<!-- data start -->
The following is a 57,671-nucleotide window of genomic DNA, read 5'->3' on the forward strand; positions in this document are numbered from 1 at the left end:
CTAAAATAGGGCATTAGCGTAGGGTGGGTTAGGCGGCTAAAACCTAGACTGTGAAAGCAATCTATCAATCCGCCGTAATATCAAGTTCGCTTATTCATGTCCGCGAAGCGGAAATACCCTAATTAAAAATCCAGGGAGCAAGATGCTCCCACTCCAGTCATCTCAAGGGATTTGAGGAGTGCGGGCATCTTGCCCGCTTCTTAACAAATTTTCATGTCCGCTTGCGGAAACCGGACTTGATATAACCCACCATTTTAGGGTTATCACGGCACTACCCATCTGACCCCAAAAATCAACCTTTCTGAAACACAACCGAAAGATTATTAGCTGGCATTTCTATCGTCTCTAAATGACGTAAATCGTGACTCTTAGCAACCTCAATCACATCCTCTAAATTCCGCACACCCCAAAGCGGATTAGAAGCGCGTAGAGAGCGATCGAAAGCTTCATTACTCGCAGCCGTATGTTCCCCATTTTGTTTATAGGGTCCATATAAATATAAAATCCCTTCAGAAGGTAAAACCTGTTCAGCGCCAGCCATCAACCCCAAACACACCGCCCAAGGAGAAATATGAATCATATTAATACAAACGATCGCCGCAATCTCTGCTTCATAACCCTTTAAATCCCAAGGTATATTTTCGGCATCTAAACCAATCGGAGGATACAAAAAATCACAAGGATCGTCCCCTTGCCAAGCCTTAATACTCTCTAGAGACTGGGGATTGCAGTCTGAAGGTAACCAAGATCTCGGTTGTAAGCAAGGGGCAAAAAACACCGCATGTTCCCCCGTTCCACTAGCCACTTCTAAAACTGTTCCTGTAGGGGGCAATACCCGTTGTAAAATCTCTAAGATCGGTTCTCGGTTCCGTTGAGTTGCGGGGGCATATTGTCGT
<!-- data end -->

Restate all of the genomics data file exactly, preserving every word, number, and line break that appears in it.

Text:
The following is a 57,671-nucleotide window of genomic DNA, read 5'->3' on the forward strand; positions in this document are numbered from 1 at the left end:
CTAAAATAGGGCATTAGCGTAGGGTGGGTTAGGCGGCTAAAACCTAGACTGTGAAAGCAATCTATCAATCCGCCGTAATATCAAGTTCGCTTATTCATGTCCGCGAAGCGGAAATACCCTAATTAAAAATCCAGGGAGCAAGATGCTCCCACTCCAGTCATCTCAAGGGATTTGAGGAGTGCGGGCATCTTGCCCGCTTCTTAACAAATTTTCATGTCCGCTTGCGGAAACCGGACTTGATATAACCCACCATTTTAGGGTTATCACGGCACTACCCATCTGACCCCAAAAATCAACCTTTCTGAAACACAACCGAAAGATTATTAGCTGGCATTTCTATCGTCTCTAAATGACGTAAATCGTGACTCTTAGCAACCTCAATCACATCCTCTAAATTCCGCACACCCCAAAGCGGATTAGAAGCGCGTAGAGAGCGATCGAAAGCTTCATTACTCGCAGCCGTATGTTCCCCATTTTGTTTATAGGGTCCATATAAATATAAAATCCCTTCAGAAGGTAAAACCTGTTCAGCGCCAGCCATCAACCCCAAACACACCGCCCAAGGAGAAATATGAATCATATTAATACAAACGATCGCCGCAATCTCTGCTTCATAACCCTTTAAATCCCAAGGTATATTTTCGGCATCTAAACCAATCGGAGGATACAAAAAATCACAAGGATCGTCCCCTTGCCAAGCCTTAATACTCTCTAGAGACTGGGGATTGCAGTCTGAAGGTAACCAAGATCTCGGTTGTAAGCAAGGGGCAAAAAACACCGCATGTTCCCCCGTTCCACTAGCCACTTCTAAAACTGTTCCTGTAGGGGGCAATACCCGTTGTAAAATCTCTAAGATCGGTTCTCGGTTCCGTTGAGTTGCGGGGGCATATTGTCGT